China’s festival tourism hit by brakes


The country’s deteriorating tourism data could lead to further cuts in Wall Street’s GDP growth forecasts, Nomura Holdings Inc.

The number of trips made during China’s three-day Mid-Autumn Festival holiday declined, with tourism revenue also declining, official data showed, as strict COVID-19 rules discouraged people from travelling.

The number of trips made by tourists fell 16.7 percent from a year earlier to 73.4 million trips during the holiday, which ended on Monday, the Chinese Ministry of Culture and Tourism said. Tourism.

Tourism revenue fell 22.8% to 28.68 billion yuan ($4.14 billion), the data showed.

Photo: Reuters

China has fought to contain the highly transmissible Omicron variant of SARS-CoV-2, imposing varying degrees of lockdowns to stop its spread this year and stepping up restrictions and restrictions where necessary.

In the capital, Beijing, people returning to work yesterday had to show negative test results within 48 hours, up from 72 hours previously.

Authorities at large have also urged people to refrain from non-essential travel ahead of a weeklong National Day holiday and the Chinese Communist Party Congress next month.

“We believe travel for family reunions, tourism and retail sales will be hit hard in the coming months, including the Golden Week National Day holiday from October 1 through October 7,” said Nomura Holdings Inc.

“Deteriorating tourism data could lead to further cuts in GDP growth forecasts hitting the streets,” Nomura wrote in a note yesterday.

During the Mid-Autumn Festival, a holiday that usually involves family gatherings, trips by road fell 37% to 48.18 million and those by boat fell 15% to 1.54 million, reported Monday on state television.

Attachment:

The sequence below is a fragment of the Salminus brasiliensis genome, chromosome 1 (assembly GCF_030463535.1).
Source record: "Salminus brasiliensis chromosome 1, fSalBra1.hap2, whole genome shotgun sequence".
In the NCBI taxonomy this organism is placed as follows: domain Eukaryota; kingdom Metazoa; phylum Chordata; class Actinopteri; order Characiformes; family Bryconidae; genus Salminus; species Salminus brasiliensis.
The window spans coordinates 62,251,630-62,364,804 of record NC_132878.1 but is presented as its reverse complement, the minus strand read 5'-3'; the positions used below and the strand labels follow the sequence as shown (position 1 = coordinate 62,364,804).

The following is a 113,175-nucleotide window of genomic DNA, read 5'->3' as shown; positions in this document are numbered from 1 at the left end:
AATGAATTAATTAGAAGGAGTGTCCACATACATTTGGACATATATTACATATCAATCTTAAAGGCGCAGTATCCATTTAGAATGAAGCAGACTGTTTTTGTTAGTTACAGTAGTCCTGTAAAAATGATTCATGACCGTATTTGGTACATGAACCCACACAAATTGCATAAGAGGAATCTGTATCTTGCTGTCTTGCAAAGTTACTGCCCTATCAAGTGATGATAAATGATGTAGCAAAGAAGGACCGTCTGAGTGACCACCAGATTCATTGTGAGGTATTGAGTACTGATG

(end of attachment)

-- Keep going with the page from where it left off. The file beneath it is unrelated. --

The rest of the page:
People took 1.28 million air trips to China, according to the report, a level nearly 60% lower than the corresponding vacation last year.

Goldman Sachs Group Inc sees China persisting in its zero-tolerance approach to COVID-19 after the party convention next month, with economists at the bank downplaying expectations of any major policy changes immediately after the meeting.

Stability would be the dominant narrative ahead of the meeting of China’s top leaders, where Chinese President Xi Jinping (習近平) is expected to secure an unprecedented third term, economists including Hui Shan (閃輝), leader of the Goldman in China. a report released yesterday.

The once-every-five-year summit would focus primarily on reshuffling the party leadership, Goldman economists wrote, with a pivot away from “zero COVID-19” — China’s current strategy of contain the virus with lockdowns, mass testing and borders. checks – probably not before the annual Chinese National People’s Assembly in the first half of next year.

Some experts see China persisting with the long-term disruptive strategy, given the country’s low vaccination rates among the elderly and less effective COVID-19 inoculations.

Additional reports from Bloomberg

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